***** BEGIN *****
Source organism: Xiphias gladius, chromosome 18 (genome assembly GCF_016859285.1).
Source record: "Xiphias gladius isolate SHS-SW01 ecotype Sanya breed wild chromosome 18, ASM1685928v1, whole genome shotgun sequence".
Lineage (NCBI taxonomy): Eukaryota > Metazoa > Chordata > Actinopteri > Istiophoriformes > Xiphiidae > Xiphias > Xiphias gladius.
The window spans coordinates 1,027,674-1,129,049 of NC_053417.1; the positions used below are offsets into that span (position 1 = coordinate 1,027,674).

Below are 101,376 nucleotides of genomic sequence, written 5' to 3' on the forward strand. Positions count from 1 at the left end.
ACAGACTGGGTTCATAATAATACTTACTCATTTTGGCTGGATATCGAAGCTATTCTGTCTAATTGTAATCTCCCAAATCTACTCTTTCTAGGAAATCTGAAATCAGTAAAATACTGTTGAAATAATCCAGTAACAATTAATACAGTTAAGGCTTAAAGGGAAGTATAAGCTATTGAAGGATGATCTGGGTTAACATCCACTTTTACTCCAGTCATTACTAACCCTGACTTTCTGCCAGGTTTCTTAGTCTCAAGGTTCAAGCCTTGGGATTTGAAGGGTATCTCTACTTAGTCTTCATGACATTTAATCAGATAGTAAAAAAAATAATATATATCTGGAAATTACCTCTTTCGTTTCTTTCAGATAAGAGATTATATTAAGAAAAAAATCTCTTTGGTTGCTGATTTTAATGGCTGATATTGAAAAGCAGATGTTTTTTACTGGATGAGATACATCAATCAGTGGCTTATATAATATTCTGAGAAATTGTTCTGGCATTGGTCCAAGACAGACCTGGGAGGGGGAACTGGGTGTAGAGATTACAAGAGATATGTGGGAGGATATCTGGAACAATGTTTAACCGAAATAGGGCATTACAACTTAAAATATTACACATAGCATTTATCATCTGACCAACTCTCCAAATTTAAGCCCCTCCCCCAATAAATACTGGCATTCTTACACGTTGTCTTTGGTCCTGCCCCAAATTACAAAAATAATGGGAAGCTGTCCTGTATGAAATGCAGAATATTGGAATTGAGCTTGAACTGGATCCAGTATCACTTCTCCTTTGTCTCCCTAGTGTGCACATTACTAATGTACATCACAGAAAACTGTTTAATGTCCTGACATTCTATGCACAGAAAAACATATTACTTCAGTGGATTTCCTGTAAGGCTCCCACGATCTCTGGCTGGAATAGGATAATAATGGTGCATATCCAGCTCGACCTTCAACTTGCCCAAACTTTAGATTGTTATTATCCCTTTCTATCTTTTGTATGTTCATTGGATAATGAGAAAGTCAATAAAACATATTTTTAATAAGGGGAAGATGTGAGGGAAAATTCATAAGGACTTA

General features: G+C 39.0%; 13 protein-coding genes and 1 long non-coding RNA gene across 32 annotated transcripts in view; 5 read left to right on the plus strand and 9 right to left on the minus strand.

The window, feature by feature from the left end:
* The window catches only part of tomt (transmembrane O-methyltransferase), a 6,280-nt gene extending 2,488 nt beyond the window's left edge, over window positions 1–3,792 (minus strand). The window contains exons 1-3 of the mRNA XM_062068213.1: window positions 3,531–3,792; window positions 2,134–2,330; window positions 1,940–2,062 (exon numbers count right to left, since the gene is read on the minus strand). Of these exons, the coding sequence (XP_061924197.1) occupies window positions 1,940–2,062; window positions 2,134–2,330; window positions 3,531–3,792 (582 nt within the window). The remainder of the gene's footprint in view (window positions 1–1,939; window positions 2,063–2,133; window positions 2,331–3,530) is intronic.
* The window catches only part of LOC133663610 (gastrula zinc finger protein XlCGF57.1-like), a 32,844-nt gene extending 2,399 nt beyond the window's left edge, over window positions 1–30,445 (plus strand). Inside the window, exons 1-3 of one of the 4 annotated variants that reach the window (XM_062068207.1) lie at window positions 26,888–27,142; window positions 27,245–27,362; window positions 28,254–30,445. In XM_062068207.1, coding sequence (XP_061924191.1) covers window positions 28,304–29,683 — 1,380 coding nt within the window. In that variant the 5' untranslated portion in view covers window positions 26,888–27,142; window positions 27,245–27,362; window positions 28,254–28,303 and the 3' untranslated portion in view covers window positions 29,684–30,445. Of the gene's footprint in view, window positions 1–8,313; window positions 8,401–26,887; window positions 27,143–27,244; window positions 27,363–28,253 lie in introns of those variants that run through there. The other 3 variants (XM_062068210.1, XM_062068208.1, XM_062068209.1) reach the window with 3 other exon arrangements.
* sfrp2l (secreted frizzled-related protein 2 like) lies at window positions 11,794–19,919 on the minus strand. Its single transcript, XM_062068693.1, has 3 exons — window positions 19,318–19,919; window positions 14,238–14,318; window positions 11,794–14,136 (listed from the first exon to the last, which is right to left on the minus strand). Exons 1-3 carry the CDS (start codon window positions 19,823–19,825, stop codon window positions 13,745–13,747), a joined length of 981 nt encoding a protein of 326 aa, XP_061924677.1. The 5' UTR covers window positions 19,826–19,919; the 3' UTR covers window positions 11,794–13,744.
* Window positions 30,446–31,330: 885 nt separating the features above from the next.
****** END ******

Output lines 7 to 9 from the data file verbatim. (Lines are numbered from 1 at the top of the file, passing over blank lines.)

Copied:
General features: G+C 39.0%; 13 protein-coding genes and 1 long non-coding RNA gene across 32 annotated transcripts in view; 5 read left to right on the plus strand and 9 right to left on the minus strand.

The window, feature by feature from the left end:
* The window catches only part of tomt (transmembrane O-methyltransferase), a 6,280-nt gene extending 2,488 nt beyond the window's left edge, over window positions 1–3,792 (minus strand). The window contains exons 1-3 of the mRNA XM_062068213.1: window positions 3,531–3,792; window positions 2,134–2,330; window positions 1,940–2,062 (exon numbers count right to left, since the gene is read on the minus strand). Of these exons, the coding sequence (XP_061924197.1) occupies window positions 1,940–2,062; window positions 2,134–2,330; window positions 3,531–3,792 (582 nt within the window). The remainder of the gene's footprint in view (window positions 1–1,939; window positions 2,063–2,133; window positions 2,331–3,530) is intronic.